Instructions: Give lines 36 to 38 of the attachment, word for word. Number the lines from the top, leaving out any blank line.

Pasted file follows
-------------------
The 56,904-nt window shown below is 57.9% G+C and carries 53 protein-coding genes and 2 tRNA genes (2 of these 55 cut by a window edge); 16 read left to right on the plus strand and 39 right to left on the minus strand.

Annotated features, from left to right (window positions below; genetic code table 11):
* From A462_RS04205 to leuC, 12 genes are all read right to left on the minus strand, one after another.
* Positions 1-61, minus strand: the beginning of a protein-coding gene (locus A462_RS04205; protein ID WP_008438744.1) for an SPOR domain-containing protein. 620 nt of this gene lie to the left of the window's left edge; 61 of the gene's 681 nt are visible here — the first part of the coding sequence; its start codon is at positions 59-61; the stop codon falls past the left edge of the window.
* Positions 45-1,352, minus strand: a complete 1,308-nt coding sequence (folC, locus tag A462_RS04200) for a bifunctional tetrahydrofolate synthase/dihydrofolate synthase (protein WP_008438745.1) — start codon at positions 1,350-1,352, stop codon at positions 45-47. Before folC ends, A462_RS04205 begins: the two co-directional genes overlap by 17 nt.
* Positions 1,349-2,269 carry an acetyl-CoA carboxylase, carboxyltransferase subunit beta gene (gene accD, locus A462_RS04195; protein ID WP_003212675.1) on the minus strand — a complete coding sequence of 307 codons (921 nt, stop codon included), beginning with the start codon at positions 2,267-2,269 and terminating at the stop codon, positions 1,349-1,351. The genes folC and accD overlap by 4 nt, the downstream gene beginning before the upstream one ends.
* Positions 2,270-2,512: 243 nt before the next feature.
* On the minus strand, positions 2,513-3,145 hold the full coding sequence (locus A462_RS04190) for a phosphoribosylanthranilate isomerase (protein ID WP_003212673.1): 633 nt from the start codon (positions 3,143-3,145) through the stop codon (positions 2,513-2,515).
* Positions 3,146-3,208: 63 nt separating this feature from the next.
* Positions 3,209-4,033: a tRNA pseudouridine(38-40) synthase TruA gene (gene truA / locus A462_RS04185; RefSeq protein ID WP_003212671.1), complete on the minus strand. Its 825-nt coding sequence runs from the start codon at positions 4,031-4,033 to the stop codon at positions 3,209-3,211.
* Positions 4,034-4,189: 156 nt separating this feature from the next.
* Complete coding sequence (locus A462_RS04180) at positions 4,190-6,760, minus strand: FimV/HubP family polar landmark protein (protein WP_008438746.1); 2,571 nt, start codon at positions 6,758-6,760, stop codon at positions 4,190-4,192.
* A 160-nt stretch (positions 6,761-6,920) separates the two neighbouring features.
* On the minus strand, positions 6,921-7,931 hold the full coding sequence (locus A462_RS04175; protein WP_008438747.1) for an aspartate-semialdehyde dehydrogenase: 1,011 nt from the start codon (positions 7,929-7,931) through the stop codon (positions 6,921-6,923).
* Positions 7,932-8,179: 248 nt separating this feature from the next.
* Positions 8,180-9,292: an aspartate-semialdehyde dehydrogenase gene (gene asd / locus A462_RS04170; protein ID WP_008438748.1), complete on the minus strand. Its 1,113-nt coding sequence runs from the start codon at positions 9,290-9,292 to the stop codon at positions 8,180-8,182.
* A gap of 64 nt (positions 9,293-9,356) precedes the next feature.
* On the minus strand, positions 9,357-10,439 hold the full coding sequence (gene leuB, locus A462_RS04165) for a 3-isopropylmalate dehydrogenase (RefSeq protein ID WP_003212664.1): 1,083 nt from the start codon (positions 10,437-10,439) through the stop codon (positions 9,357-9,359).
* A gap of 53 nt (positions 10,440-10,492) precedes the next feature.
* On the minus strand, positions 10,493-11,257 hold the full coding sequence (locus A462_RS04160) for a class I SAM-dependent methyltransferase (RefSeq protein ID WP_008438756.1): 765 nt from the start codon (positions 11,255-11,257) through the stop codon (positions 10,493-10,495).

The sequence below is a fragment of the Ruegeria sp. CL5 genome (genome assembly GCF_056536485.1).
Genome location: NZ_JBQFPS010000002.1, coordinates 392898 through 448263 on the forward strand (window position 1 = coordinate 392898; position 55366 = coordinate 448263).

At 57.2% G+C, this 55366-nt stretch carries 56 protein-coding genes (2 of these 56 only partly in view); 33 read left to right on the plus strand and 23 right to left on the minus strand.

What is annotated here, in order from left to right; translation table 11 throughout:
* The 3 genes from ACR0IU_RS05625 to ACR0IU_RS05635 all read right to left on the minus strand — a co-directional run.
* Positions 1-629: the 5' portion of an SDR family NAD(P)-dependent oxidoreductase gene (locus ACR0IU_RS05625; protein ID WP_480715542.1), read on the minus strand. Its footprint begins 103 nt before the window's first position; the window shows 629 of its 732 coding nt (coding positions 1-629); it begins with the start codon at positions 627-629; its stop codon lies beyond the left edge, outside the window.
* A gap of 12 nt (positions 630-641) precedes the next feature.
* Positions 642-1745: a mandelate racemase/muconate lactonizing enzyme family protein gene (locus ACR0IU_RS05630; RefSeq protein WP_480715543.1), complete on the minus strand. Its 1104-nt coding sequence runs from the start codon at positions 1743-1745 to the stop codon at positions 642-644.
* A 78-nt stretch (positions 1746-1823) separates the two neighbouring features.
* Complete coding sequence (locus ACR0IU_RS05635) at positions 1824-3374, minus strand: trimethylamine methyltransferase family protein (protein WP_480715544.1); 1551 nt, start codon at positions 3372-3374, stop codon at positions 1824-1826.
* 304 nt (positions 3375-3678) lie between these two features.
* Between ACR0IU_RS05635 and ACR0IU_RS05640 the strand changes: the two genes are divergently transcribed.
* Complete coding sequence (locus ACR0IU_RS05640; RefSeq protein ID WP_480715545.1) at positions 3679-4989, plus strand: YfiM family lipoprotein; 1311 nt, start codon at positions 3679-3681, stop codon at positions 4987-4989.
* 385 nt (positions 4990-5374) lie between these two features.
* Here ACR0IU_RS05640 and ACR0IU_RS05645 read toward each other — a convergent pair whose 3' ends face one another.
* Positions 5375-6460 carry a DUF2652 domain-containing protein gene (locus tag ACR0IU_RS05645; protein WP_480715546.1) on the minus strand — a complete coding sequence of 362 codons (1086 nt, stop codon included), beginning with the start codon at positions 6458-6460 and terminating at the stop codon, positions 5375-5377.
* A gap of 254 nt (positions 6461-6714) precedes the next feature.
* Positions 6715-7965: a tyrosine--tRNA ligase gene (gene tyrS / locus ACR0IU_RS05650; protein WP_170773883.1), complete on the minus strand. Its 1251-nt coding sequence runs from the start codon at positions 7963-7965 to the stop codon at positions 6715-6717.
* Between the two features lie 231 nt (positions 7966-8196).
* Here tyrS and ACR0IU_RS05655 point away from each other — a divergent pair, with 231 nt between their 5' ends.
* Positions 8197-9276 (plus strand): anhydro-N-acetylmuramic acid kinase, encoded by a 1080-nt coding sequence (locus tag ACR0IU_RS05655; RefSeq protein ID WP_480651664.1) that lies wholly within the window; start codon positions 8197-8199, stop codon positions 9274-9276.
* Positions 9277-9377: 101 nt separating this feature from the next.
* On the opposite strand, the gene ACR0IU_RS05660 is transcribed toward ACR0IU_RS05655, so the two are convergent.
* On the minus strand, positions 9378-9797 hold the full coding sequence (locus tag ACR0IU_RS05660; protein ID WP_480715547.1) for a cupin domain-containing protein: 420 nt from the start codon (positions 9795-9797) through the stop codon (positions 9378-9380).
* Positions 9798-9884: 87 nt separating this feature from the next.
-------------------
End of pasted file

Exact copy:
* Positions 5375-6460 carry a DUF2652 domain-containing protein gene (locus tag ACR0IU_RS05645; protein WP_480715546.1) on the minus strand — a complete coding sequence of 362 codons (1086 nt, stop codon included), beginning with the start codon at positions 6458-6460 and terminating at the stop codon, positions 5375-5377.
* A gap of 254 nt (positions 6461-6714) precedes the next feature.
* Positions 6715-7965: a tyrosine--tRNA ligase gene (gene tyrS / locus ACR0IU_RS05650; protein WP_170773883.1), complete on the minus strand. Its 1251-nt coding sequence runs from the start codon at positions 7963-7965 to the stop codon at positions 6715-6717.